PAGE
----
Road To The Olympic Games

Cycling

Mike Woods resumes Olympic quest after harrowing cycling crash

Cyclist Mike Woods has his eyes set on the Rio Olympics, seven weeks after thinking he was going to die when a group of riders charged towards the fallen Canadian at high speed.

Canadian broke 3 bones in left hand in April road race in Belgium

Canadian cyclist Mike Woods, right, is still recovering from a bad crash in April, but is hoping to compete in the road race at the Rio Olympics in August. (Photo courtesy slipstreamsports.com)

By Doug Harrison, CBC Sports

"I thought I was going to die."

Mike Woods lay on the cold, wet pavement, having been thrown from his bike after meeting a pothole. He then looked up to see a group of high-speed cyclists making a beeline for him.

The Canadian was about 20 kilometres from finishing the 253 km Liège-Bastogne-Liège, the third of the Ardennes Classics one-day races in Belgium and the Netherlands.

"I had a rider in front of me, didn't see [the pothole] and it popped me completely off the bike," recalled Woods, six weeks after the late-April crash, over the phone from his hometown of Ottawa. "I hit the ground, spun and was facing all the riders … as I was sliding down because we were on a descent. There were so many guys heading straight at me.

"The road was wet [from snow and sub-zero temperatures] but they were able to fishtail around me at the last second and not one rider hit me. I took two riders down but that was more because my bike went airborne."

The end result was three broken bones in his left hand: the third, fourth and fifth metacarpal, often referred to as a boxer's fracture. The third metacarpal connects the middle finger to the wrist, while the fourth and fifth connect the ring finger or the little finger to the wrist.

I'm nervous about crashing. ... I decided to let the hand heal and get focused more on the [Rio] Olympics ...- Canadian road cyclist Mike Woods on not competing at the Tour de France in July

Woods said his hand feels fine. He can put weight on it and pull the brake hard but believes the hand is not quite ready to handle a crash.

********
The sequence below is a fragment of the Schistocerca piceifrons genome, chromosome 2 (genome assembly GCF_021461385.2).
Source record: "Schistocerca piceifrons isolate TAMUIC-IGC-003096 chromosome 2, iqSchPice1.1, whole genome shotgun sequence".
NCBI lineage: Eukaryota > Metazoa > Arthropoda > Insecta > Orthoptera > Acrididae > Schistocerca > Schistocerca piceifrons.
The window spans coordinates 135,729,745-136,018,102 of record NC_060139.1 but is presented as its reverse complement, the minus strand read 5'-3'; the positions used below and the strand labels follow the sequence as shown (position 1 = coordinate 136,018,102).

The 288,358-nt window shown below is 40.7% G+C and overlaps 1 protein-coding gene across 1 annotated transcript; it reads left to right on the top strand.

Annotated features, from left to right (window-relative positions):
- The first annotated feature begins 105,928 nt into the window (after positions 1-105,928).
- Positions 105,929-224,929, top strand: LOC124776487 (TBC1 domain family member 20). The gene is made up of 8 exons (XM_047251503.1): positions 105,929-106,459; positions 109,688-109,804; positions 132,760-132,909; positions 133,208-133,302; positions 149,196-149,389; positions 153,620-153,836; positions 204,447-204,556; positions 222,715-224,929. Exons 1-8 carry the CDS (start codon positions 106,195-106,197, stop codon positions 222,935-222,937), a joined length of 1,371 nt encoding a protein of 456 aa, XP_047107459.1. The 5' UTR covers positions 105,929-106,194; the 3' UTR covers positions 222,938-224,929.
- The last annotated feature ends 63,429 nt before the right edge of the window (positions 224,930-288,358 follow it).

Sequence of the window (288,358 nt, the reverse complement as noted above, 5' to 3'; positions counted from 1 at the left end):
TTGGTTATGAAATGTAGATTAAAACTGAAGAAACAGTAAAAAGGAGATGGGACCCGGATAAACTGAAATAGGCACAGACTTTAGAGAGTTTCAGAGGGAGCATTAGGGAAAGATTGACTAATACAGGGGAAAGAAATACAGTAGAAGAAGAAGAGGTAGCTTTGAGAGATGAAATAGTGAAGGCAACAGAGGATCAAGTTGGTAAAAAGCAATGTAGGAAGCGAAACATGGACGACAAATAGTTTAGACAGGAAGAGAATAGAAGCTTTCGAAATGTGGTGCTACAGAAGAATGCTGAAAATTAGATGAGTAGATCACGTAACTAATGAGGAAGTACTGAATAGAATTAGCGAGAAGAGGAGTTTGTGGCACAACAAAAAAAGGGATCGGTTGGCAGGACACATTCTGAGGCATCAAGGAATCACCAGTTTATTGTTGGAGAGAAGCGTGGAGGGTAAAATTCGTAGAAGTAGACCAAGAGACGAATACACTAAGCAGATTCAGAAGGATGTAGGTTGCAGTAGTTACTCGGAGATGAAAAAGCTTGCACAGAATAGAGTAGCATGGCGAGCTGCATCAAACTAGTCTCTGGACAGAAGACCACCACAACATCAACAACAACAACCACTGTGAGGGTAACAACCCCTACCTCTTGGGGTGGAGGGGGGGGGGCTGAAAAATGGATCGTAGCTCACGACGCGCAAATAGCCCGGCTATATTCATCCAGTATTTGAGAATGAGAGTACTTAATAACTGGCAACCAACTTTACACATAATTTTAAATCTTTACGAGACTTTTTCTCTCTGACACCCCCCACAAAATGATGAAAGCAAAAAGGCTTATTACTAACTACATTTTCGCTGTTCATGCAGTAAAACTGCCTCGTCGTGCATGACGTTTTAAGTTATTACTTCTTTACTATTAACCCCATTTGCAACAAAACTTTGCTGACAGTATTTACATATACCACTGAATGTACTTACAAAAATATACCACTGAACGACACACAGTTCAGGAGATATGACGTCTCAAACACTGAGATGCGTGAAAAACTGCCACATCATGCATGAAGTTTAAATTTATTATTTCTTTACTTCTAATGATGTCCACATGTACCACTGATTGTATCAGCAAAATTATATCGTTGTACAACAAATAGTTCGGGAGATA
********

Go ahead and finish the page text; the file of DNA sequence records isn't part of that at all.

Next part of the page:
"I'm nervous about crashing," he said. "I think it would cause real damage. I decided to let the hand heal and get focused more on the [Rio] Olympics [in August]."

Initially, Woods had planned to race in the nine-day Tour de Suisse that finished on Sunday and the 103rd Tour de France that runs July 2-24.

Instead, the middle distance runner-turned cyclist will compete in the Tour of Poland (July 12-18) and the July 30 San Sebastian Classic in Spain, where Woods is based.

In those races, Woods, who competes for the Cannondale Pro Cycling team, will wear a carbon fibre piece designed by Ryan Grant of SoleFit orthotics in Ottawa to cover the fifth metacarpal bone should he fall during competition.

Woods' recovery has included two visits to Montreal and the offices of B2ten, a private business group that helps Canadian athletes in their pursuit of excellence. Woods estimated his rehab work there six weeks ago probably cut a week off his recovery time.

Woods has also been riding his bike, using a theraband for resistant exercises and plans to use a bone stimulator, which sends an electromagnetic current through the bone to help the healing process.

He lost a lot of muscle in his forearm, bicep and entire left side in the crash, but Woods has made huge strides since first returning to riding two weeks and six days after the accident when he wasn't able to pull the brake.

"It messes with your head a bit," said Woods, who turned heads earlier this season with a fifth-place finish in his first road race as a World Tour pro at the Tour Down Under in Australia. "When you're really going well on the bike, there has to be oneness with the bike and you need to feel like it's an extension of the body, and you definitely don't feel that when you can't manipulate with one hand."

Unlucky 13

Woods, who has broken 13 bones between running and cycling, also suffered soft tissue damage to his back in the crash but said it's fully healed.

Looking ahead to the Aug. 6 men's road race in Rio, Woods caught a break recently when Ryder Hesjedal withdrew himself from team selection, set for June 29 in Aylmer, Que. The three-time Olympian probably would have filled one of three spots the Canadian men have secured.

"It definitely relieves the pressure of trying to make it," said Woods of Hesjedal's decision. "It's going to come down to a subjective decision and on paper, over the course of the season, I've proven I'm the guy for Rio. From a UCI [International Cycling Union] points perspective, no one can surpass me before the Olympics.

"The [Rio] course suits my skill set, which [features] climbs that are between 10 and 20 minutes in duration. Real steep climbs. I'm not the purist climber but I do have a good sprint amongst climbers and that's basically how the race is going to unfold in Rio, a sprint amongst five or 10 climbers."

Woods is just glad to be alive and have a chance to see it play out.

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